This Wholesale Markets Quarterly report analyses how and why spot prices in both gas and electricity reached record highs during the second quarter of 2022.
The report shows just how strongly the markets are interconnected, with gas-powered electricity generation emerging as the stop-gap measure to keep the lights on.
The report also includes analysis of more recent market outcomes that supported the work of Energy Ministers in August to understand the market volatility and to progress energy reforms.
A focus on the futures markets shows that the volatility was unanticipated and higher prices are likely to persist into 2023.
- Coal-fired generation was plagued by outages and supply problems. Wind and solar generation were lower than expected while demand was high due to cold winter conditions.
- Gas-powered generation, and some hydro, had to fill the gap, pushing up already elevated gas prices influenced by record international prices.
- Fuel prices and fuel availability emerged as a major issue for coal and gas generators, while hydro power stations were managing water levels and environmental concerns.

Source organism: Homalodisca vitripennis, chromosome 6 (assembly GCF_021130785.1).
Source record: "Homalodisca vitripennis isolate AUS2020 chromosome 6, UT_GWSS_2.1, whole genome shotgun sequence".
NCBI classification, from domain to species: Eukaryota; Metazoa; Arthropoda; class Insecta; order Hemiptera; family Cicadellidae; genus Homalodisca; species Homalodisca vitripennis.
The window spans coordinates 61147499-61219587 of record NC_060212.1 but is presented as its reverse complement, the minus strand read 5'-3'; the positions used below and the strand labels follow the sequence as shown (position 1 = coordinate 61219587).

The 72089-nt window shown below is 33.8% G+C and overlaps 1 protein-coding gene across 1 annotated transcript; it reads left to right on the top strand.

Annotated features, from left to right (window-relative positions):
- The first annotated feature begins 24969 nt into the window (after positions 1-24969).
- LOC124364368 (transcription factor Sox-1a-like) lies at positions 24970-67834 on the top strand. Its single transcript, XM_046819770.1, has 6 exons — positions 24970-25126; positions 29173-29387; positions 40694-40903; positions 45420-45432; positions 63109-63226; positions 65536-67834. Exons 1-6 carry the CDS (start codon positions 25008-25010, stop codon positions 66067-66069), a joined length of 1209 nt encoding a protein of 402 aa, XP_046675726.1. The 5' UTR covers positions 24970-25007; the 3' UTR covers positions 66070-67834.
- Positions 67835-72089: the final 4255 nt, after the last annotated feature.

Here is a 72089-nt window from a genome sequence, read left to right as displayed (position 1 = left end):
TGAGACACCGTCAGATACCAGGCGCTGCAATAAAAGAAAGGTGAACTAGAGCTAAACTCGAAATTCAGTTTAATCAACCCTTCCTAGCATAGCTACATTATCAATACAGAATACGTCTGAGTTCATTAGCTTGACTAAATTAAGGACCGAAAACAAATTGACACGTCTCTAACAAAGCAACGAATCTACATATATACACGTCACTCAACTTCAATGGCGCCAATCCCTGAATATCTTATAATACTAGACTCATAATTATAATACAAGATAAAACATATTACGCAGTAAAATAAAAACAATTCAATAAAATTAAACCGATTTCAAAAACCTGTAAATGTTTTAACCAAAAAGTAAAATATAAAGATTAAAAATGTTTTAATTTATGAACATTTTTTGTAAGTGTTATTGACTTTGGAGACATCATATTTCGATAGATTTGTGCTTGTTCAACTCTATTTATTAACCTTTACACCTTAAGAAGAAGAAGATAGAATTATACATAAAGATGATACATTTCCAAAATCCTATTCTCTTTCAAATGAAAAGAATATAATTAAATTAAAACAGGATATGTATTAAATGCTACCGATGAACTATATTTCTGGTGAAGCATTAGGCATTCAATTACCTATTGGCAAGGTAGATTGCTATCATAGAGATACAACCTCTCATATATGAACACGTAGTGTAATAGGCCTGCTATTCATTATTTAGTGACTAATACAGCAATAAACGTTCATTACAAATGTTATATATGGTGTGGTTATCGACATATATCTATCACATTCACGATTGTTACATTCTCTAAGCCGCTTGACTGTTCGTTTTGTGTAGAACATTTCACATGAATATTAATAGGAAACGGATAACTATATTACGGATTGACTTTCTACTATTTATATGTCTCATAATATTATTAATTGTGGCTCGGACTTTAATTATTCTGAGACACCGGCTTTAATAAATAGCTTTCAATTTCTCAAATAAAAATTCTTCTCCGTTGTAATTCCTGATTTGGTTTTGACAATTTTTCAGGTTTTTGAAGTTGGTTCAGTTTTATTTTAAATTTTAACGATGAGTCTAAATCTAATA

- Gas supply was tight with less offers into the southern markets to preserve storage for winter.
- The need to cover high fuel costs, or to ration fuel or water levels, caused participants to offer their capacity at progressively higher prices.
- Record prices triggered protective price caps, multiple market interventions, and a never-before-seen market suspension of the entire National Electricity Market.
- High fuel costs are likely to continue as international coal and gas prices remain at historical highs.
- Generation closures, including the impending closure of Liddell power station in April 2023, and tight gas supply conditions, with a domestic gas supply shortfall projected for winter 2023, means that market conditions will remain challenging for some time.